Hispanic-targeted startup network El Rey will launch in fourth-quarter 2013, but it’s already beginning to build its brand within a crowded cable-network marketplace. The brainchild of film director and writer Robert Rodriguez, the network is expected to feature original scripted series, movies and other programming targeted to young Latino males. El Rey CEO Antoinette Alfonso Zel spoke with Multichannel News programming editor R. Thomas Umstead about the network’s plans leading up to its 2013 launch.
MCN: Why did El Rey decide to offer content in English, rather than Spanish, to appeal to Hispanic viewers?
Antoinette Alfonso Zel: I think that what El Rey hopes to do is dispel the notion that language is the badge of culture, and that’s not the case. We don’t think that you need to have language to claim to be proud of Latino culture. The U.S. Hispanic population is nine to 10 years younger than the general-market population. Young, second-generation Hispanic males, along with young 18-to-34 males of all other ethnicities, represent a very, very sizable opportunity and they’re not really being spoken to. We see an opportunity to create first a high-quality destination, and we believe that if it’s good and young-skewing, young Latinos will like it.
MCN: How do you view the cable industry’s overall efforts in reaching out to Hispanic viewers?
AZ: I think the cable landscape is an interesting one; we’re going to see it evolving. I suspect many of the multichannel operators will really look at their choices and say, “Is this really working as hard for this consumer as I thought?”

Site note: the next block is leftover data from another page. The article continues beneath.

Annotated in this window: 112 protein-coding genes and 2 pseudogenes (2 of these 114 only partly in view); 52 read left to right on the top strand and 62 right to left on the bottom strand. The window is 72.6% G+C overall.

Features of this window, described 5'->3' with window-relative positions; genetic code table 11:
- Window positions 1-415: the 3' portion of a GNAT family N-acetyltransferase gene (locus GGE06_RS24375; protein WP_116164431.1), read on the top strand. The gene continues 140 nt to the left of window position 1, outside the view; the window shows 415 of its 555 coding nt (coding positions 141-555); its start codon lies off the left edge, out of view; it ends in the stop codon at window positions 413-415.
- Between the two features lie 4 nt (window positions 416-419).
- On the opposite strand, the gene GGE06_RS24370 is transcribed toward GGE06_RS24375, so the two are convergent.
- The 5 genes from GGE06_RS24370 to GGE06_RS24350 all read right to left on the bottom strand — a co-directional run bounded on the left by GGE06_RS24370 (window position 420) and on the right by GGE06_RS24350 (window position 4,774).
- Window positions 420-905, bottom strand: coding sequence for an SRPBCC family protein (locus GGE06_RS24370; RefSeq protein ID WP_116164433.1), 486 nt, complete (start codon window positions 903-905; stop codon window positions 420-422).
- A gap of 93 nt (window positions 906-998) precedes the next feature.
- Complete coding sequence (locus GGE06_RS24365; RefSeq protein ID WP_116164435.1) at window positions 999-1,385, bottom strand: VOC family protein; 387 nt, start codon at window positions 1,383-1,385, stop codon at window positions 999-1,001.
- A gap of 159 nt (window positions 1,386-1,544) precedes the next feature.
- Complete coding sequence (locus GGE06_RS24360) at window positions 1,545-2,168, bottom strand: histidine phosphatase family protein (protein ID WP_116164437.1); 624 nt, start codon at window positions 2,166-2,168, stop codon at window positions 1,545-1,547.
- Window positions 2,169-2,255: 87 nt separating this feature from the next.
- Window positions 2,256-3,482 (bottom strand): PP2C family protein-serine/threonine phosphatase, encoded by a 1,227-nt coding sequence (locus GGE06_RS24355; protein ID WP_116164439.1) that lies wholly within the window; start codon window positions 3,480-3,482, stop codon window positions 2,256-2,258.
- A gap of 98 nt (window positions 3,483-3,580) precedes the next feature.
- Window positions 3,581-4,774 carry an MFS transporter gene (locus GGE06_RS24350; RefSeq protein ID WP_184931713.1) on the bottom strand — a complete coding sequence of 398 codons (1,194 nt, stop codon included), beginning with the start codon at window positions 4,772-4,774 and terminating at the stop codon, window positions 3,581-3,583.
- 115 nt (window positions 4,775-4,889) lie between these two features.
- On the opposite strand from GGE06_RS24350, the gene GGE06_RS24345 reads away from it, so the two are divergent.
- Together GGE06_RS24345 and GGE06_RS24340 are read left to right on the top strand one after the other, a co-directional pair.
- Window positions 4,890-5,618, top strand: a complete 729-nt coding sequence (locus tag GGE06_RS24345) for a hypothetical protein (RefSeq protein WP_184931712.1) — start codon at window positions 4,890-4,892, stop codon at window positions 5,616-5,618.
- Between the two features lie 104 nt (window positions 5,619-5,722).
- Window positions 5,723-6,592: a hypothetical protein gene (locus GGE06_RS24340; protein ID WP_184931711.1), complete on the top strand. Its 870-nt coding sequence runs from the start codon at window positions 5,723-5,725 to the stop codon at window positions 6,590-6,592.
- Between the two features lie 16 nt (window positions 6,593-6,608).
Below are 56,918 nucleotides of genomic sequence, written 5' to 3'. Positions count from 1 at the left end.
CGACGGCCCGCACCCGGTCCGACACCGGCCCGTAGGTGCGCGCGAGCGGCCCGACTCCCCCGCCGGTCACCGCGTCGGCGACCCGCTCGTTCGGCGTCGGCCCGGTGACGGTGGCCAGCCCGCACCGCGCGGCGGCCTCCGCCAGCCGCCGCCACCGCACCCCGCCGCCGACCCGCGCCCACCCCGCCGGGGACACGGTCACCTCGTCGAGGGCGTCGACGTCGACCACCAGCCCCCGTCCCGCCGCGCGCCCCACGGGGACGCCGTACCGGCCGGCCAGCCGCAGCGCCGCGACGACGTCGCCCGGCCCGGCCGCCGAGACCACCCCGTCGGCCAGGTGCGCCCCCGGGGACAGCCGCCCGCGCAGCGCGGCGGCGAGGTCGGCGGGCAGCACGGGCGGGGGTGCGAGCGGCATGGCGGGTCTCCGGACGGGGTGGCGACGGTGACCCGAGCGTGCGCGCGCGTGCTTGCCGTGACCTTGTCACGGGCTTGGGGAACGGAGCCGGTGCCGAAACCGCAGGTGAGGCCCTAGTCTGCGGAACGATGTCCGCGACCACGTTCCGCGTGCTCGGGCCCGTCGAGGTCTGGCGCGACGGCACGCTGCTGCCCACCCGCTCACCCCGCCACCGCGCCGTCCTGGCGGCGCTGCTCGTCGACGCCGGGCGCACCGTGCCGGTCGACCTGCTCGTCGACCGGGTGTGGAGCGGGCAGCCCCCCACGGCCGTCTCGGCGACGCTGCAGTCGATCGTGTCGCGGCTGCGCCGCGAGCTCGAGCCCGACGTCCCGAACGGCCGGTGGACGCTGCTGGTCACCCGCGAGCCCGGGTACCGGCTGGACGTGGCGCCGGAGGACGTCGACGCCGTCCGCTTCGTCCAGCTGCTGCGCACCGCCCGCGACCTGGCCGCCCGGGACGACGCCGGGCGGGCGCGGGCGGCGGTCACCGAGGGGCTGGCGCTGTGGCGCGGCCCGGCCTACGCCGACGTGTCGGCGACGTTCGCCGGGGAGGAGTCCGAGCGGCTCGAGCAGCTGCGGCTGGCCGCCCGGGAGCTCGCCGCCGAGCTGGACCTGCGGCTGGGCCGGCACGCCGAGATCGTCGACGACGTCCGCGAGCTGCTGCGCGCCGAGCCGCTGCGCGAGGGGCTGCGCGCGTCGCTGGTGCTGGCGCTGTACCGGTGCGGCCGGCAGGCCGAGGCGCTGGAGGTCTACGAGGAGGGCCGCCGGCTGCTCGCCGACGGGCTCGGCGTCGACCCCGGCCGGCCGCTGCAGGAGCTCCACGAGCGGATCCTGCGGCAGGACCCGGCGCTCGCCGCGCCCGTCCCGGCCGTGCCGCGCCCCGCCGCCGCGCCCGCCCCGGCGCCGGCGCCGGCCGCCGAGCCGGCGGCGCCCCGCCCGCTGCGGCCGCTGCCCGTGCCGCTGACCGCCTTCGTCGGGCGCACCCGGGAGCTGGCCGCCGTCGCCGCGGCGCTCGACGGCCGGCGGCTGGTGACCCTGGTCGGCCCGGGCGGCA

I would love all of them to do a deep dive in terms of the audience composition of the Spanish-language nets: Who’s really watching? It’s a very interesting time in the evolution of this segment and the media being offered them.
MCN: El Rey is one of four new multicultural networks Comcast has said it will support. Two channels have already launched — Aspire and BabyFirstTV. Are you satisfied with the support Comcast has given to those networks and has said it will provide to you?
AZ: I think the Comcast support has been great from the start. We can feel the support and they really want to do this right. They have a sincere interest to get the best programming out there. We went through a tough review period to win this slot, and the deal terms are really unique — it’s been a blessing to the network.
MCN: Will you use social media and other alternative distribution platforms to help promote the event prior to its launch?
AZ: Absolutely. We’ve already begun some interesting conversations with companies knowing that our consumer lives online, and we want to go where he is. We believe El Rey is the first network to be launched in the Facebook era, so we want to capture all the advantages of a network that’s born social.
We’re not seeing digital media as a risk or something that we have to adapt to, but rather as part of our DNA. By the time we launch, our audience will have already been participating with El Rey online a fair amount, from Tumblr to Instagram to the traditional [outlets], like Facebook and Twitter. By year-end, you’ll begin to see us in those spaces.
We already have a lot of support and we want to do a large outreach [to the creative community] — that’s another big part of Robert’s philosophy. Once we describe and define this destination we can nurture and mentor a lot of filmmakers and content creators to create content for this space. That’s going to be the first wave of the network.